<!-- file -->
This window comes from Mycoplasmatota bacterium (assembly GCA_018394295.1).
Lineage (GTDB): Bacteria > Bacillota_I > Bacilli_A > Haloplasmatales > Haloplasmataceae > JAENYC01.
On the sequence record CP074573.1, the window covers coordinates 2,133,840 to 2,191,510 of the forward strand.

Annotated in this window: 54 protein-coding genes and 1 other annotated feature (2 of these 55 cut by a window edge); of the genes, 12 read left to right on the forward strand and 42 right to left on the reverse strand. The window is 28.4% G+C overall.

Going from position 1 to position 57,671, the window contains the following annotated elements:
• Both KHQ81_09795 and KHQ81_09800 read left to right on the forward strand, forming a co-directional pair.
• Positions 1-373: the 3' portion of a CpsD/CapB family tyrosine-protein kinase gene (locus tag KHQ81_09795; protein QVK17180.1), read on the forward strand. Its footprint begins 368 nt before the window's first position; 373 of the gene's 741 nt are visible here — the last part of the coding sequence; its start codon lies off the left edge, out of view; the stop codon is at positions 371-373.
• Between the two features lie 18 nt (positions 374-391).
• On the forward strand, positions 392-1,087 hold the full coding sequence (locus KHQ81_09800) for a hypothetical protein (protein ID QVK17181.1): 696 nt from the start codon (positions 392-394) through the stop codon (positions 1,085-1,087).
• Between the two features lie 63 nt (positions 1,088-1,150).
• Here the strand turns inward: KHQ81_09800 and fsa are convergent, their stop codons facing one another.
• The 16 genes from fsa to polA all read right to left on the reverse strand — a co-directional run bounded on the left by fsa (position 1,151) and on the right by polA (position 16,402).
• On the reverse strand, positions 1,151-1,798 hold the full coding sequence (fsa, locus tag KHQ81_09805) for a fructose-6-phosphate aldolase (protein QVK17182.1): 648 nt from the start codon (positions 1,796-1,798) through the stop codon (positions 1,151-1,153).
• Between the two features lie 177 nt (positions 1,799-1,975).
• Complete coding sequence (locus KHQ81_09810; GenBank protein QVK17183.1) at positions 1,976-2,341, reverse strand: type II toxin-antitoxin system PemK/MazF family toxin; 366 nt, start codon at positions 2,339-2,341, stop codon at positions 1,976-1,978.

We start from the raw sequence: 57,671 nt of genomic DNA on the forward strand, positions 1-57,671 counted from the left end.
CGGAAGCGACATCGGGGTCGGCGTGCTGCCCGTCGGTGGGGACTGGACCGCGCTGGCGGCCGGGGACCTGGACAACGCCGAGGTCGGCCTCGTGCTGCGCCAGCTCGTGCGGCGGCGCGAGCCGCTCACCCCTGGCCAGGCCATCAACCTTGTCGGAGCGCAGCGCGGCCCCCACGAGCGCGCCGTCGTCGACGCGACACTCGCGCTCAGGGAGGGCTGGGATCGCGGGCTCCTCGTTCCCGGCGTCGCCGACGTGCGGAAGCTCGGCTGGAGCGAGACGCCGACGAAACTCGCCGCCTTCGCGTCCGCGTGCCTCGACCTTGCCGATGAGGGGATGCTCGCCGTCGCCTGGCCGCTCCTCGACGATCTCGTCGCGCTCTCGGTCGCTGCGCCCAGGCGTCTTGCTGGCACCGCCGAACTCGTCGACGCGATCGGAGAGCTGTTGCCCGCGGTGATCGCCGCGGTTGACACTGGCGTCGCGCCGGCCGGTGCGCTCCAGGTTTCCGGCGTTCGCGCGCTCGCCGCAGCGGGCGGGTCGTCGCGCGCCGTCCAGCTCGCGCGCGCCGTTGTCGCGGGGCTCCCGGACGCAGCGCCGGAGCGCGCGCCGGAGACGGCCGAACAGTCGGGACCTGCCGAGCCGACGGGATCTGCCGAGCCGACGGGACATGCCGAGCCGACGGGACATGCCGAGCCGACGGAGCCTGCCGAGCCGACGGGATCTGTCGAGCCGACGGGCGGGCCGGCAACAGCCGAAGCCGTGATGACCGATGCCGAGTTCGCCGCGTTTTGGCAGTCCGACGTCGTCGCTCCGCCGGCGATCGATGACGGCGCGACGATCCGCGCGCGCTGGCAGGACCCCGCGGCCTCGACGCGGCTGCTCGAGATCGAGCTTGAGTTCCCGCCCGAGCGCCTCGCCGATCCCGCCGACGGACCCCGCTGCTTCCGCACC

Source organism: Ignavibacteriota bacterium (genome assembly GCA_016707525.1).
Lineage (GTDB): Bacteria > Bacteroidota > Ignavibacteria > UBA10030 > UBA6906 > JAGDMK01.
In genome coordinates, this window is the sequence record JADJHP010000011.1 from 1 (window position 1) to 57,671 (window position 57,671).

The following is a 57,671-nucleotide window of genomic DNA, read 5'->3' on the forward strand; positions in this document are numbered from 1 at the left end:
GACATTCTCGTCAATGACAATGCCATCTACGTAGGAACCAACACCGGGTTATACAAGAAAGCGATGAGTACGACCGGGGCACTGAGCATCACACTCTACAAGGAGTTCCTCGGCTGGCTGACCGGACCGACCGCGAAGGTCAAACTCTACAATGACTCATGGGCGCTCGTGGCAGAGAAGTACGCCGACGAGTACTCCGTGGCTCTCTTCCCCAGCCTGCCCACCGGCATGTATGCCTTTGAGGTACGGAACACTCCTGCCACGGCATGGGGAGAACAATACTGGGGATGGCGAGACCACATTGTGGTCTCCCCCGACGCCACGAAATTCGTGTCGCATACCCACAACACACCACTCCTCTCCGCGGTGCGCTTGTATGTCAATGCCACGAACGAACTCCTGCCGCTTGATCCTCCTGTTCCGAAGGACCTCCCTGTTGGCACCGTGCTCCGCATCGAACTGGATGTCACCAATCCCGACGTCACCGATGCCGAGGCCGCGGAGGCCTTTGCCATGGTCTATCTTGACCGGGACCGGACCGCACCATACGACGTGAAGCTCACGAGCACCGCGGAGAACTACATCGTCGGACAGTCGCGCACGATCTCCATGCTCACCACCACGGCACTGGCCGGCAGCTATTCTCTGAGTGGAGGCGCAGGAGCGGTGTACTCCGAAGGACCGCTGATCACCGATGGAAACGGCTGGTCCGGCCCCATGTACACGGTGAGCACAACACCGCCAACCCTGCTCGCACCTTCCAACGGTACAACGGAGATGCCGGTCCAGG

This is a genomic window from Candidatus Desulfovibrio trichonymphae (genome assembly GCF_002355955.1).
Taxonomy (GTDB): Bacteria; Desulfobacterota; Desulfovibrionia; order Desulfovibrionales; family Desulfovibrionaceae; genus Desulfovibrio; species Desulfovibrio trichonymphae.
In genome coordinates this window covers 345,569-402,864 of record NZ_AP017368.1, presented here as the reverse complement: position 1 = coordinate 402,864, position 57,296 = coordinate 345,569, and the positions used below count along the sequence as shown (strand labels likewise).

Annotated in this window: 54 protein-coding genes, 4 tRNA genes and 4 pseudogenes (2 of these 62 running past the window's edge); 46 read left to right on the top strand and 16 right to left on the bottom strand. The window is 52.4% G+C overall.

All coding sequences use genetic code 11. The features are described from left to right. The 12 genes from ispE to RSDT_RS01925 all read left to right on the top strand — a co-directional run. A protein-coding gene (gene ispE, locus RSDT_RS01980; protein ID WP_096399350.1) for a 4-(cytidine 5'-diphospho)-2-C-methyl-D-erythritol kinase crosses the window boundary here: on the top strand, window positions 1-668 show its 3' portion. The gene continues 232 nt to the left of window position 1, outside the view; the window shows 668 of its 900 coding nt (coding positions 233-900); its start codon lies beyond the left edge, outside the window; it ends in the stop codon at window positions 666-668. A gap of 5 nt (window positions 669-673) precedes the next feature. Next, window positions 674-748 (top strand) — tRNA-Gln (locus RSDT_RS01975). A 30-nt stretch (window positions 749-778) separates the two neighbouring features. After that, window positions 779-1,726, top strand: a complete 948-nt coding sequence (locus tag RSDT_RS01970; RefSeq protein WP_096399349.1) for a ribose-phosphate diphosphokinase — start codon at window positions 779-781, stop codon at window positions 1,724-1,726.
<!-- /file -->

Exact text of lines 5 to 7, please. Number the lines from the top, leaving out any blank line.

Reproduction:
Going from position 1 to position 57,671, the window contains the following annotated elements:
• Both KHQ81_09795 and KHQ81_09800 read left to right on the forward strand, forming a co-directional pair.
• Positions 1-373: the 3' portion of a CpsD/CapB family tyrosine-protein kinase gene (locus tag KHQ81_09795; protein QVK17180.1), read on the forward strand. Its footprint begins 368 nt before the window's first position; 373 of the gene's 741 nt are visible here — the last part of the coding sequence; its start codon lies off the left edge, out of view; the stop codon is at positions 371-373.